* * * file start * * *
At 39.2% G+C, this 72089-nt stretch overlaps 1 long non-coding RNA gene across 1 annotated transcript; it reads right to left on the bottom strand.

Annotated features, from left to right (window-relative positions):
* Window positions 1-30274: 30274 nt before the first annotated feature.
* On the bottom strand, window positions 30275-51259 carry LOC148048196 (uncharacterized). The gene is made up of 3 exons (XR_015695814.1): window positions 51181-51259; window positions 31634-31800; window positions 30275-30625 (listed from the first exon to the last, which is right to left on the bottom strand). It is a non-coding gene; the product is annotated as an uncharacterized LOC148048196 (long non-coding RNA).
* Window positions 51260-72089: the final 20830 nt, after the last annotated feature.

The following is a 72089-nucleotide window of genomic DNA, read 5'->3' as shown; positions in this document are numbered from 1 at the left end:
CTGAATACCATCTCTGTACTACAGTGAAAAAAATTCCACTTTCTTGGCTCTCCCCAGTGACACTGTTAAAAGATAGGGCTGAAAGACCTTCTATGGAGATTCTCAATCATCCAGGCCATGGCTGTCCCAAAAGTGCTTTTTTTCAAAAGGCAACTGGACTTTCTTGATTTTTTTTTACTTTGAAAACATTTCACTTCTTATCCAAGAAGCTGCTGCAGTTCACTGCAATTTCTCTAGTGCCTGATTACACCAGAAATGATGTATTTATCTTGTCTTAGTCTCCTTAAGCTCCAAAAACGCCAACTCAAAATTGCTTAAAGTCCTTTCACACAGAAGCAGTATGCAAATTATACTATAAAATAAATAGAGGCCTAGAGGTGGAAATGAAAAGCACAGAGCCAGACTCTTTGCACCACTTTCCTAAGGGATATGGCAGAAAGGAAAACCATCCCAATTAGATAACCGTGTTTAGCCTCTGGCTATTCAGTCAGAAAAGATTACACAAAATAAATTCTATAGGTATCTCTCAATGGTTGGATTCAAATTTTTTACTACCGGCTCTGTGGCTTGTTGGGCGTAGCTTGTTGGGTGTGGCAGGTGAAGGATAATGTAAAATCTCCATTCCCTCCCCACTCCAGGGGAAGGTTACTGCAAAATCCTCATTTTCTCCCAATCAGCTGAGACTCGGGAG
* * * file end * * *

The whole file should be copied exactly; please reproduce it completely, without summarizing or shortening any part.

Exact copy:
At 39.2% G+C, this 72089-nt stretch overlaps 1 long non-coding RNA gene across 1 annotated transcript; it reads right to left on the bottom strand.

Annotated features, from left to right (window-relative positions):
* Window positions 1-30274: 30274 nt before the first annotated feature.
* On the bottom strand, window positions 30275-51259 carry LOC148048196 (uncharacterized). The gene is made up of 3 exons (XR_015695814.1): window positions 51181-51259; window positions 31634-31800; window positions 30275-30625 (listed from the first exon to the last, which is right to left on the bottom strand). It is a non-coding gene; the product is annotated as an uncharacterized LOC148048196 (long non-coding RNA).
* Window positions 51260-72089: the final 20830 nt, after the last annotated feature.

The following is a 72089-nucleotide window of genomic DNA, read 5'->3' as shown; positions in this document are numbered from 1 at the left end:
CTGAATACCATCTCTGTACTACAGTGAAAAAAATTCCACTTTCTTGGCTCTCCCCAGTGACACTGTTAAAAGATAGGGCTGAAAGACCTTCTATGGAGATTCTCAATCATCCAGGCCATGGCTGTCCCAAAAGTGCTTTTTTTCAAAAGGCAACTGGACTTTCTTGATTTTTTTTTACTTTGAAAACATTTCACTTCTTATCCAAGAAGCTGCTGCAGTTCACTGCAATTTCTCTAGTGCCTGATTACACCAGAAATGATGTATTTATCTTGTCTTAGTCTCCTTAAGCTCCAAAAACGCCAACTCAAAATTGCTTAAAGTCCTTTCACACAGAAGCAGTATGCAAATTATACTATAAAATAAATAGAGGCCTAGAGGTGGAAATGAAAAGCACAGAGCCAGACTCTTTGCACCACTTTCCTAAGGGATATGGCAGAAAGGAAAACCATCCCAATTAGATAACCGTGTTTAGCCTCTGGCTATTCAGTCAGAAAAGATTACACAAAATAAATTCTATAGGTATCTCTCAATGGTTGGATTCAAATTTTTTACTACCGGCTCTGTGGCTTGTTGGGCGTAGCTTGTTGGGTGTGGCAGGTGAAGGATAATGTAAAATCTCCATTCCCTCCCCACTCCAGGGGAAGGTTACTGCAAAATCCTCATTTTCTCCCAATCAGCTGAGACTCGGGAG